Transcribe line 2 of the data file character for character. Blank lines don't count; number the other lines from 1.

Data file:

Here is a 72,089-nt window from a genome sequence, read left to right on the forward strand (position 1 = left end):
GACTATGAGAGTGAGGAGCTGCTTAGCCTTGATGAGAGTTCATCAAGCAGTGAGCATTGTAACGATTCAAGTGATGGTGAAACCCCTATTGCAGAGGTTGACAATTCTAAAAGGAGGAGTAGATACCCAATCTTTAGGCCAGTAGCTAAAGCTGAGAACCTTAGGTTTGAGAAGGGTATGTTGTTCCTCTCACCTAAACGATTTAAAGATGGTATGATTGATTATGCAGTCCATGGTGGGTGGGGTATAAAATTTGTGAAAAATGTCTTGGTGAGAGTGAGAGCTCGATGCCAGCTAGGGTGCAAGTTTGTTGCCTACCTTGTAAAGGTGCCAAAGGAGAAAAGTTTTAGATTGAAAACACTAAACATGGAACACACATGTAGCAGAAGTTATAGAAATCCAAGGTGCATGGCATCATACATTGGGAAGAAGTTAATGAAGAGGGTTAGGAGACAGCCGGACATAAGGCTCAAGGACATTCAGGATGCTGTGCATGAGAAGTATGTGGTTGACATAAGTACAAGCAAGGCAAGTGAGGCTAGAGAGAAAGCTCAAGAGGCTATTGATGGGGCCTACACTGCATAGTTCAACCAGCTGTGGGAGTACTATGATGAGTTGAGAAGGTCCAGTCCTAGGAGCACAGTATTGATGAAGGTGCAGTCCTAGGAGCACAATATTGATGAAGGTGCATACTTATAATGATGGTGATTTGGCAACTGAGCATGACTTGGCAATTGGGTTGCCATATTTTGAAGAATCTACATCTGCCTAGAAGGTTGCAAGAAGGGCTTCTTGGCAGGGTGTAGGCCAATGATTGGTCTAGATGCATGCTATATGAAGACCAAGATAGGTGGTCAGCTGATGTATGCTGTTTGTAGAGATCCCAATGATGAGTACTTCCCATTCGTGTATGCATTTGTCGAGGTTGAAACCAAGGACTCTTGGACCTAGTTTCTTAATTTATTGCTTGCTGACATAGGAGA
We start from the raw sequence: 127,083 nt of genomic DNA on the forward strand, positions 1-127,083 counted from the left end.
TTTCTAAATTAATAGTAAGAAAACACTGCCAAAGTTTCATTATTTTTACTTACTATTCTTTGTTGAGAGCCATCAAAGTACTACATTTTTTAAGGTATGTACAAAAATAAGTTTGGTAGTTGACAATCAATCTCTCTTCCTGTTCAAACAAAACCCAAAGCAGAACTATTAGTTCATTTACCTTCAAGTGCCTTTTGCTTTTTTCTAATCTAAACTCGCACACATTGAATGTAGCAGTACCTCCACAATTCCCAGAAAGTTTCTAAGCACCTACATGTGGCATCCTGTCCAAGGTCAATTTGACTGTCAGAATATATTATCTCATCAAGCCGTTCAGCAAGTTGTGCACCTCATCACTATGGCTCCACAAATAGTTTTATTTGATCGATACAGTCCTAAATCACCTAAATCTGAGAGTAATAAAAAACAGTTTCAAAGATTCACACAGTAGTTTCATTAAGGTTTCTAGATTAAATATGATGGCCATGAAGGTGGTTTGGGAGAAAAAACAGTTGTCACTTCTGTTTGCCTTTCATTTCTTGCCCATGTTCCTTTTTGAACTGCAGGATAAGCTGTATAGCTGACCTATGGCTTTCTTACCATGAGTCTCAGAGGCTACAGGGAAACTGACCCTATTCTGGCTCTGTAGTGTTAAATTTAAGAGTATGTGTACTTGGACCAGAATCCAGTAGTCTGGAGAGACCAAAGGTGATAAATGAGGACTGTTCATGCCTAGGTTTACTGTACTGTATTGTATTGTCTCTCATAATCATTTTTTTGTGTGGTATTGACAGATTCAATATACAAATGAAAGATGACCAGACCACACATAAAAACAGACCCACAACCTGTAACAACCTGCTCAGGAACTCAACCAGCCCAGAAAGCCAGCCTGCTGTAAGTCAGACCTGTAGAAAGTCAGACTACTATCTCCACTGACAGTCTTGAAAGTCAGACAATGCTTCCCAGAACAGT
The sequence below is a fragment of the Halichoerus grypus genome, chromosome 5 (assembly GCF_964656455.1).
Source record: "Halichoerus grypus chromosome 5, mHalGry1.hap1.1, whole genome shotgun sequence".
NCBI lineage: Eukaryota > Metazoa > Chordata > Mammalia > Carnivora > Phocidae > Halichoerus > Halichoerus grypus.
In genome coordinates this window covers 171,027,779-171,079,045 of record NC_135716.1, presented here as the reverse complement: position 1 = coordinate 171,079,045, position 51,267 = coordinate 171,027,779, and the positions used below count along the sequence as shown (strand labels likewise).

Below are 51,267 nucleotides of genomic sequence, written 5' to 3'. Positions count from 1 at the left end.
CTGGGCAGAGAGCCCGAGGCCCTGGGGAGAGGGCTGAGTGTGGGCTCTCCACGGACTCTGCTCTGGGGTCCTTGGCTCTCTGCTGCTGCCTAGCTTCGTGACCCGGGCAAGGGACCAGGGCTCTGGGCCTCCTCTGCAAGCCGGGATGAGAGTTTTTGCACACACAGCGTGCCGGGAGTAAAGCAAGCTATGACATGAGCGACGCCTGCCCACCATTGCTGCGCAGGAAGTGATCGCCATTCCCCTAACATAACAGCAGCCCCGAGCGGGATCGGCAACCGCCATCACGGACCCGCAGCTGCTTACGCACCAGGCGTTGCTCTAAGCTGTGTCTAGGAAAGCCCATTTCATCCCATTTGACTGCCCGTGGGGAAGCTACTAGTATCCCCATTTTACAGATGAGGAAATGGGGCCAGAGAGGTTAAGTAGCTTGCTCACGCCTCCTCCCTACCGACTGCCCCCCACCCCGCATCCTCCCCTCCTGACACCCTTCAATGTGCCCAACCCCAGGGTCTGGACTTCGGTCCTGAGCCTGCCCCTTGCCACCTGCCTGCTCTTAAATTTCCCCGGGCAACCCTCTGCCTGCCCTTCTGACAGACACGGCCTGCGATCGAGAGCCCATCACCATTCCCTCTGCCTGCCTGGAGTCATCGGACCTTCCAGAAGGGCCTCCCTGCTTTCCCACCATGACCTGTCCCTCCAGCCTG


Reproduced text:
GACTATGAGAGTGAGGAGCTGCTTAGCCTTGATGAGAGTTCATCAAGCAGTGAGCATTGTAACGATTCAAGTGATGGTGAAACCCCTATTGCAGAGGTTGACAATTCTAAAAGGAGGAGTAGATACCCAATCTTTAGGCCAGTAGCTAAAGCTGAGAACCTTAGGTTTGAGAAGGGTATGTTGTTCCTCTCACCTAAACGATTTAAAGATGGTATGATTGATTATGCAGTCCATGGTGGGTGGGGTATAAAATTTGTGAAAAATGTCTTGGTGAGAGTGAGAGCTCGATGCCAGCTAGGGTGCAAGTTTGTTGCCTACCTTGTAAAGGTGCCAAAGGAGAAAAGTTTTAGATTGAAAACACTAAACATGGAACACACATGTAGCAGAAGTTATAGAAATCCAAGGTGCATGGCATCATACATTGGGAAGAAGTTAATGAAGAGGGTTAGGAGACAGCCGGACATAAGGCTCAAGGACATTCAGGATGCTGTGCATGAGAAGTATGTGGTTGACATAAGTACAAGCAAGGCAAGTGAGGCTAGAGAGAAAGCTCAAGAGGCTATTGATGGGGCCTACACTGCATAGTTCAACCAGCTGTGGGAGTACTATGATGAGTTGAGAAGGTCCAGTCCTAGGAGCACAGTATTGATGAAGGTGCAGTCCTAGGAGCACAATATTGATGAAGGTGCATACTTATAATGATGGTGATTTGGCAACTGAGCATGACTTGGCAATTGGGTTGCCATATTTTGAAGAATCTACATCTGCCTAGAAGGTTGCAAGAAGGGCTTCTTGGCAGGGTGTAGGCCAATGATTGGTCTAGATGCATGCTATATGAAGACCAAGATAGGTGGTCAGCTGATGTATGCTGTTTGTAGAGATCCCAATGATGAGTACTTCCCATTCGTGTATGCATTTGTCGAGGTTGAAACCAAGGACTCTTGGACCTAGTTTCTTAATTTATTGCTTGCTGACATAGGAGA